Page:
Japan Economy Shrinks Record 7.8% in April-June

Japan's economy shrank a whopping 7.8% in the April-June period, the biggest recession in modern nation history, according to figures from Monday, as the coronavirus deepens the country's economic woes.

The downturn from the previous quarter was marginally weaker than the forecasts, but also far less serious than the decreases observed in many other developed economies, reports BSS.

Yet it is Japan's worst economic contraction since comparable data became available in 1980, overshadowing the brutal impact of the 2008 global financial crisis.

So some researchers have called it the worst collapse since the data started to be collected in 1955, but reform in estimation methodology in 1980 complicates the relation.

It was the third straight quarter of negative growth, confirming a deepening recession for Japan, and raising the prospect that the government will consider pumping further stimulus into the economy.

“The fall of the Japanese economy in April and May under the state of emergency went beyond expectations. Record falls are expected in both internal and external demand,” Yoshiki Shinke, chief economist at Daiichi Life Research Institute, wrote in a note before the official release of the data.

Coronavirus deepens recession

The economy collapsed an annualized 27.8 percent, with domestic consumption dipping 4.8 percent and exports of products and services plummeting 18.5 percent.

Moreover, imports decreased by just 0.5 percent, which is better than the 4.2 percent decrease shown in the January-March period.

For the past year to March 2020, Japan’s real GDP came to 0.0 percent, compared with a 0.3 percent growth seen in fiscal 2018, the Cabinet Office said.

Japan was already struggling with a stagnating economy and the impact of a consumption tax hike implemented last year before the pandemic hit.

It has seen a smaller coronavirus outbreak compared to some of the worst-hit countries, with infections approaching 55,000 and deaths at slightly under 1,100.

A nationwide state of emergency was imposed as cases spiked in April, but the restrictions were significantly looser than in many countries, with no enforcement mechanism to shutter businesses or keep people at home.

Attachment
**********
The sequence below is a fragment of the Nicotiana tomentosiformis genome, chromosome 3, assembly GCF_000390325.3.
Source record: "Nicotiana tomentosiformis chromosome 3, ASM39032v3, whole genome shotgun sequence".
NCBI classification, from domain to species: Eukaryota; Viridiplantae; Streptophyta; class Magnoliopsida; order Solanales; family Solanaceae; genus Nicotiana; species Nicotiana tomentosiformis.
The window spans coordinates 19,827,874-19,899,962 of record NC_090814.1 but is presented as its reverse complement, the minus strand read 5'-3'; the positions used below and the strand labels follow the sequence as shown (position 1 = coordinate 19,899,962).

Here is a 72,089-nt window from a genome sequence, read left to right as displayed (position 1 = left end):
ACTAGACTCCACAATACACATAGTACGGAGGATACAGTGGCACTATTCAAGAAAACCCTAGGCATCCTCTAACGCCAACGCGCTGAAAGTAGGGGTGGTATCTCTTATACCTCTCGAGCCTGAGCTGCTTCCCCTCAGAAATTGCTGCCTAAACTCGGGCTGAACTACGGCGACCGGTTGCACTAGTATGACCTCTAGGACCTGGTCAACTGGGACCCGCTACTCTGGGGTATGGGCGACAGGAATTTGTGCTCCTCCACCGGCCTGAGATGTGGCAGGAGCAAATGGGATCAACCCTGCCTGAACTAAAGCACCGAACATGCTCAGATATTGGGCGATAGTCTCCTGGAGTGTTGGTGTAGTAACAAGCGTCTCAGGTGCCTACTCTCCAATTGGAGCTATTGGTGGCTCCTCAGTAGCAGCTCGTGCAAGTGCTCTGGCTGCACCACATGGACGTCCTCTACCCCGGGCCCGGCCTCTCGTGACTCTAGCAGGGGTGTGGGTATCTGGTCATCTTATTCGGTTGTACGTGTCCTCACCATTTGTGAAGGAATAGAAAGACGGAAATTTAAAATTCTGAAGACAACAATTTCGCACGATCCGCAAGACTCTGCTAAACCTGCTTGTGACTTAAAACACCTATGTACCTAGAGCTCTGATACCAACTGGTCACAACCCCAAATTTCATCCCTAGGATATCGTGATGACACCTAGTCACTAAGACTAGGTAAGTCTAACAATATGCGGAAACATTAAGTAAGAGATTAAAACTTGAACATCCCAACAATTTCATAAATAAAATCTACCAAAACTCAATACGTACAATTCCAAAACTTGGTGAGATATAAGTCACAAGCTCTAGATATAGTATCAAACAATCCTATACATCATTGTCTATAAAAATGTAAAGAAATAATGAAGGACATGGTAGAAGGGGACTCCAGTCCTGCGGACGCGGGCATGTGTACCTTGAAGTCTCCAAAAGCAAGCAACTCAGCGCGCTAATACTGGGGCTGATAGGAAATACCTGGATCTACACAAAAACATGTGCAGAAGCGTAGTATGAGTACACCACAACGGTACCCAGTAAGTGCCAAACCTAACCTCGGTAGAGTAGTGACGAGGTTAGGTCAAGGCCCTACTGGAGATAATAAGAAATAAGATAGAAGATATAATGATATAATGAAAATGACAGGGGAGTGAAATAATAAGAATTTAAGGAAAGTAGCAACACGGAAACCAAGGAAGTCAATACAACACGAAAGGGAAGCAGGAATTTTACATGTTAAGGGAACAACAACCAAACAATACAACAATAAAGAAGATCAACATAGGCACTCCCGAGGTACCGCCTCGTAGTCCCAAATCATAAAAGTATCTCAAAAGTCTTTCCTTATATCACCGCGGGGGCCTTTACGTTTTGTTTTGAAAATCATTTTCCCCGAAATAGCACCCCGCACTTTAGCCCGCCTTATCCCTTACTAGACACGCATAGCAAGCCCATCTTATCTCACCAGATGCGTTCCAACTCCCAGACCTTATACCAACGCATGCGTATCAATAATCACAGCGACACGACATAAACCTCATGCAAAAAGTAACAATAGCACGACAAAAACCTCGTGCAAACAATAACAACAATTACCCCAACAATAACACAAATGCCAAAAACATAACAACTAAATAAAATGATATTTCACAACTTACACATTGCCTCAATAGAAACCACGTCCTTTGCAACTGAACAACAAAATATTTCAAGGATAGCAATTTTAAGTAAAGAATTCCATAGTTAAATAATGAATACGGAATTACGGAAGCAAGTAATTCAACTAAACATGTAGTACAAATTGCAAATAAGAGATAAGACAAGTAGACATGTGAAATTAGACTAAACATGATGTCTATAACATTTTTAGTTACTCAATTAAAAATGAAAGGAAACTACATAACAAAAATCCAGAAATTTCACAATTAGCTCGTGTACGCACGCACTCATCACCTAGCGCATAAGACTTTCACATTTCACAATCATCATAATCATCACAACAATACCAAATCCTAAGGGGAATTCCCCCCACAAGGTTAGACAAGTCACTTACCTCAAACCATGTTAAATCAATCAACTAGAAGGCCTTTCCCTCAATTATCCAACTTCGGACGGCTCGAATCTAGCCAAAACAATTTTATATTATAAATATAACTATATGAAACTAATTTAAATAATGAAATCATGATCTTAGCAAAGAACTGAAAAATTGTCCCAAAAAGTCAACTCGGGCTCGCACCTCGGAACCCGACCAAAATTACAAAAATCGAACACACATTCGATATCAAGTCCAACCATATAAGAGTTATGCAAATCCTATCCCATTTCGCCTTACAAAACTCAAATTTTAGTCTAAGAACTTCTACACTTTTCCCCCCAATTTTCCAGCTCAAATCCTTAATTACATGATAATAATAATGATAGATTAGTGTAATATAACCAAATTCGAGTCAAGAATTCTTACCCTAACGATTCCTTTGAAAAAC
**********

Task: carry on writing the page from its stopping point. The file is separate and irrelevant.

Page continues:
The emergency was removed in June, and the government has been hesitant to reintroduce sanctions, even though diseases are increasing again.

Some recovery was seen in Japan after the government lifted the state of emergency, but it was not enough to compensate for the severe falls in April and May, Shinke said.

Hope for recovery

The contraction in April-June compares to consumer forecasts of a contraction of 7.6 percent, the median estimate of major economists polled by the Nikkei business journal.

The result was less extreme than the quarter-on-quarter downturn in several other global economies, including the United States, which declined by 9.5 percent, and Germany, which fell by 10.1 percent in the same period.

Japan imposed looser restriction against the coronavirus and fared better than its industry peers, said Naoya Oshikubo, senior economist at SuMi Trust.

“A collapse in personal consumption… will be the largest single factor behind weak domestic demand. Personal consumption was particularly weak in April-May when the national state of emergency was in effect in Japan,” he wrote before the data was published.

“Capital investment was also impacted by the Covid-19 pandemic as uncertainty meant companies put their investment plans on hold,” Oshikubo said.

Despite the numbers, economists said that the economy might now anticipate a turnaround, with Oshikubo predicting 2.6 growth in the July-September portion.

“The recovery will likely be driven by rising domestic and external demand in addition to normalization in Western nations as many countries’ lockdown measures are lifted,” Oshikubo said.

Private consumption, which plummeted 8.2% in the April-June period, is projected to gain all Japanese citizens from a government stimulus payout of 100,000 yen ($939).

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